In the next five to ten years, the powerhouses of China and India will be joined by a number of emerging source markets such as Brazil, Chile, Bolivia, Peru, the Czech Republic, Vietnam, Pakistan, Russia, Georgia and Central Asian states such as Kyrgyzstan and Tajikistan.
WHERE ARE YOUTH GOING?
Once again, China takes the crown and is pegged to be the world’s No. 1 tourist destination by 2015. By next year alone, the total China travel market (inbound and outbound) is forecasted at $65 billion, and by then over 20 percent of it will be online. (Source: PhoCus Wright – Emerging Online Travel Marketplace).
The study abroad industry is a key component: China plans to attract 500,000 international students in 2020, including 150,000 in universities. Qiu Xiaoping from the Beijing Municipal Commission of Education also delivered a speech during WYSTC’s opening session, encouraging further cooperation in education and culture communication. “The Chinese government is more open to international academic communication programs as increasing numbers of overseas students are coming to study in China,” Qiu said.
Meanwhile, “countries like Chile, Colombia, the Czech Republic, Romania and Saudi Arabia are becoming more integrated in global trade and could begin to attract students,” stated Angel Calderon of Australia’s RMIT University in his recent paper “Emerging Countries for Student Recruitment in Tertiary Education.”
Damian Cook, founder and CEO of E-Tourism Frontiers, suggested in his WYSTC seminar that the future lies in Africa and the Middle East. Where once a trip to these parts of the world would be seen as both off the beaten track and somewhat risky in terms of safety, now travelers are scouring the Internet for new experiences, which has led to a changing marketing dynamic for this new wave of tourism.
Youth travelers are continually hailed as pioneers and trend-setters, forging new tourism frontiers and opening up new markets through their adventurous spirit and desire for new experiences. By appealing to this market, places like Beirut, Nairobi and Cape Town are becoming the new destinations of choice.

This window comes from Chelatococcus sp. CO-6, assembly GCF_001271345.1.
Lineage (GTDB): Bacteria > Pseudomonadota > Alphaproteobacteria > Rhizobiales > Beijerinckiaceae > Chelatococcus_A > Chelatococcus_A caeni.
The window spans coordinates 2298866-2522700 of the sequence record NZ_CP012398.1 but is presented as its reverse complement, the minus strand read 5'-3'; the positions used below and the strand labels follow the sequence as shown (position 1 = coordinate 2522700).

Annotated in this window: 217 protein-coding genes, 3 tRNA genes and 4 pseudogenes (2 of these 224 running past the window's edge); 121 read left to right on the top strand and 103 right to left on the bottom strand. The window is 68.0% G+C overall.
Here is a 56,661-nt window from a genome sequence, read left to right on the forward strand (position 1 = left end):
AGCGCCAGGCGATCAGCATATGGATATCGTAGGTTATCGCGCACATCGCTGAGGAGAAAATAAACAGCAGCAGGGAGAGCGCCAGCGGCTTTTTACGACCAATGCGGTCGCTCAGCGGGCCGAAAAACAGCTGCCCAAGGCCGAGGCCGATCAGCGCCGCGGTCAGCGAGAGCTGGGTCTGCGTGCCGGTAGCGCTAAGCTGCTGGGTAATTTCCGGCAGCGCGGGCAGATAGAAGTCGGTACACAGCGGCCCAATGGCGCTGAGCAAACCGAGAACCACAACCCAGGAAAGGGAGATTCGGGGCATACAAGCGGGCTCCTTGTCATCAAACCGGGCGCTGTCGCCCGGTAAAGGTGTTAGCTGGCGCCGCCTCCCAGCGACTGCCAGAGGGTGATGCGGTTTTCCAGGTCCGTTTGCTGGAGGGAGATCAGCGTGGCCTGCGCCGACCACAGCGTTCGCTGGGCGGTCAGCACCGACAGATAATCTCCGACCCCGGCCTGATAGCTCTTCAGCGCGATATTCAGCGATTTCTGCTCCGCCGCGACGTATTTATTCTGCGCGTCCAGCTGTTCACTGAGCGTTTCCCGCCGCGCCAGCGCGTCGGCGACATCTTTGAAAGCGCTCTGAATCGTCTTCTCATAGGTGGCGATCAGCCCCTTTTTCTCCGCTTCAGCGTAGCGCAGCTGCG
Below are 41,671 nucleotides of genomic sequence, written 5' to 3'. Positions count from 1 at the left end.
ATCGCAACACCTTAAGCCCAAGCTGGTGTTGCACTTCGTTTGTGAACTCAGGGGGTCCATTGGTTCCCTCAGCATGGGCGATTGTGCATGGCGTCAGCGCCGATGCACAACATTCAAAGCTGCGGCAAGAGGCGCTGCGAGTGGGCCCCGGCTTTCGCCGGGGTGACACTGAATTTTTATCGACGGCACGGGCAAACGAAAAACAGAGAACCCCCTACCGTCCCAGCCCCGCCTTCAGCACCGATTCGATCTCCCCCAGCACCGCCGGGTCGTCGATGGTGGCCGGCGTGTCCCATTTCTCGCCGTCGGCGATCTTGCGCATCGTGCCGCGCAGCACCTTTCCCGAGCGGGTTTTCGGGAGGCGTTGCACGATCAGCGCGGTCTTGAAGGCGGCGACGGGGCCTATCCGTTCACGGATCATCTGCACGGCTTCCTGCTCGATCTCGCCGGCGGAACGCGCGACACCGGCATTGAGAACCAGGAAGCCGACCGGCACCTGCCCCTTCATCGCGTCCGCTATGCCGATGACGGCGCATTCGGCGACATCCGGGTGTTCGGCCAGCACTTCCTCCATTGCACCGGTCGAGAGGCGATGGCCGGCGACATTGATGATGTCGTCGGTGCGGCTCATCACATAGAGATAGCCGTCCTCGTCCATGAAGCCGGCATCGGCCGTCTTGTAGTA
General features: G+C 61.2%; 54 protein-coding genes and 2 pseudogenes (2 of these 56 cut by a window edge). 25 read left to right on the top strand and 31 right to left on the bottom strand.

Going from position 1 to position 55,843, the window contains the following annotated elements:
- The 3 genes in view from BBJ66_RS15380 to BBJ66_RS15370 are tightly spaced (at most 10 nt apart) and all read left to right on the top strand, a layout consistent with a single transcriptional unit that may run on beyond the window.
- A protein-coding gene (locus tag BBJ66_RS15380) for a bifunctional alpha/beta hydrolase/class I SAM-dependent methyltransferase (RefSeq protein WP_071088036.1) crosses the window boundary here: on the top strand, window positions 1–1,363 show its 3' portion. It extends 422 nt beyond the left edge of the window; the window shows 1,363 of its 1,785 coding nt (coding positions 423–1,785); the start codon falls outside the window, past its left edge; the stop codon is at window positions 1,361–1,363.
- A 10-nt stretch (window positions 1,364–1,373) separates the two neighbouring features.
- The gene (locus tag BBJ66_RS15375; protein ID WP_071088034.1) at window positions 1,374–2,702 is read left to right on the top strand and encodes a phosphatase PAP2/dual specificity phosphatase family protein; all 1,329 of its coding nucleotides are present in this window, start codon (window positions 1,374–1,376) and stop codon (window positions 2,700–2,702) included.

Perhaps then it was no coincidence that a new hop-on, hop-off travel company, Falafel Travel Corp., was launched at WYSTC by Australian Frank Scerri. The company will begin operation of its backpacker bus across Jordan, Israel and Egypt in March 2011. “People are genuinely excited about this product, but the biggest question I have had is about security in the region,” he said. “These countries are very safe places to travel, and the people are extremely friendly.”
WHAT REALLY MATTERS?
Solomon told the WYSTC audience that this generation is not one of creators but one of sharers. Youth today are often considered to be lazy or spoiled since technology has created things for them; they are used to getting whatever they want or need at any time or place. He cited a trend coined “now-stalgia,” clarifying that rather than looking ahead towards a brighter future, they are looking backwards and revitalizing old fashions, movies, songs and video games. Therefore, companies must provide the tools for them to have new experiences.
Furthermore, with youth’s addiction to social media and sharing quick updates or moments, businesses not only need to create new moments for them but also facilitate the subsequent sharing of those experiences.
“But don’t just sell experiences, sell meaningful experiences,” WYSTC keynote speaker Daniel Levine of The Avant-Guide Institute urged. Levine highlighted the global financial meltdown as the key reason for a sudden cultural change: “a social earthquake.” He showed that travel opportunities that reflect the desire for education, learning and personal experience are becoming increasingly popular.
Solomon echoed this in stressing that youth are leading the trends towards self-improvement, eco-awareness, social responsibility, community involvement and volunteering. Millennials are particularly attracted to travel offerings that move beyond the mainstream and provide value-driven, conscientious experiences.
The message from this year’s WYSTC was loud and clear:
- Travel products and services need to be unique and of high-quality
- Your company must create new, enriching experiences for youth and students
- Give your customers the tools and opportunities to engage with you and with your potential customers
- If China isn’t already part of your business plan, then find the right partners and get into this market now
The next WYSTC will take place in September in Europe – don’t miss the opportunity to experience it first-hand.